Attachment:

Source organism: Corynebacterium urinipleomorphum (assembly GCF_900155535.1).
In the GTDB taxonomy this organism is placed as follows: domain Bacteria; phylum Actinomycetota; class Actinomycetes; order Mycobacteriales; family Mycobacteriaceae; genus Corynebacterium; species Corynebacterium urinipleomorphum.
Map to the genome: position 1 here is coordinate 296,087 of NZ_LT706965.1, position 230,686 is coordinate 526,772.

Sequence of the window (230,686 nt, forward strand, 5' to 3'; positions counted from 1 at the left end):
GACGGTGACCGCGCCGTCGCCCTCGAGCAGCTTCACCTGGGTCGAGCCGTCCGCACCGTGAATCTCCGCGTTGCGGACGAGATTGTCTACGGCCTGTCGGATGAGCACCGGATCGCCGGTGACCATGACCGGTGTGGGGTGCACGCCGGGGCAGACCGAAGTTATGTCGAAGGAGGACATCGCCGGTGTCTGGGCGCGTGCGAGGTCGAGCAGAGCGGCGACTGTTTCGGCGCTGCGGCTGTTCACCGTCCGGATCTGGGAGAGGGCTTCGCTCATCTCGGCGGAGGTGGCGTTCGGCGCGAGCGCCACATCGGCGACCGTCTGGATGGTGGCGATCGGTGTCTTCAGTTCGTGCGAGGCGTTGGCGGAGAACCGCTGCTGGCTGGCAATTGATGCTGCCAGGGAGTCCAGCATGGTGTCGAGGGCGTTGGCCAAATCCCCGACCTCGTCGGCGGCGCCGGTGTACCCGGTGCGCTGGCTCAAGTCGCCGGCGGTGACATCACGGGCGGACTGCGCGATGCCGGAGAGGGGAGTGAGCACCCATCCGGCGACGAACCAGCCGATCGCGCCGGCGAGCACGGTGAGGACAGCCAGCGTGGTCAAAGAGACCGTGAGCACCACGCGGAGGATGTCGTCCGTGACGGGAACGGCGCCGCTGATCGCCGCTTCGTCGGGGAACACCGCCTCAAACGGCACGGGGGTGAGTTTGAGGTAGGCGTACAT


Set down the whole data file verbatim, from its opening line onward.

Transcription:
Source organism: Corynebacterium urinipleomorphum (assembly GCF_900155535.1).
In the GTDB taxonomy this organism is placed as follows: domain Bacteria; phylum Actinomycetota; class Actinomycetes; order Mycobacteriales; family Mycobacteriaceae; genus Corynebacterium; species Corynebacterium urinipleomorphum.
Map to the genome: position 1 here is coordinate 296,087 of NZ_LT706965.1, position 230,686 is coordinate 526,772.

Sequence of the window (230,686 nt, forward strand, 5' to 3'; positions counted from 1 at the left end):
GACGGTGACCGCGCCGTCGCCCTCGAGCAGCTTCACCTGGGTCGAGCCGTCCGCACCGTGAATCTCCGCGTTGCGGACGAGATTGTCTACGGCCTGTCGGATGAGCACCGGATCGCCGGTGACCATGACCGGTGTGGGGTGCACGCCGGGGCAGACCGAAGTTATGTCGAAGGAGGACATCGCCGGTGTCTGGGCGCGTGCGAGGTCGAGCAGAGCGGCGACTGTTTCGGCGCTGCGGCTGTTCACCGTCCGGATCTGGGAGAGGGCTTCGCTCATCTCGGCGGAGGTGGCGTTCGGCGCGAGCGCCACATCGGCGACCGTCTGGATGGTGGCGATCGGTGTCTTCAGTTCGTGCGAGGCGTTGGCGGAGAACCGCTGCTGGCTGGCAATTGATGCTGCCAGGGAGTCCAGCATGGTGTCGAGGGCGTTGGCCAAATCCCCGACCTCGTCGGCGGCGCCGGTGTACCCGGTGCGCTGGCTCAAGTCGCCGGCGGTGACATCACGGGCGGACTGCGCGATGCCGGAGAGGGGAGTGAGCACCCATCCGGCGACGAACCAGCCGATCGCGCCGGCGAGCACGGTGAGGACAGCCAGCGTGGTCAAAGAGACCGTGAGCACCACGCGGAGGATGTCGTCCGTGACGGGAACGGCGCCGCTGATCGCCGCTTCGTCGGGGAACACCGCCTCAAACGGCACGGGGGTGAGTTTGAGGTAGGCGTACAT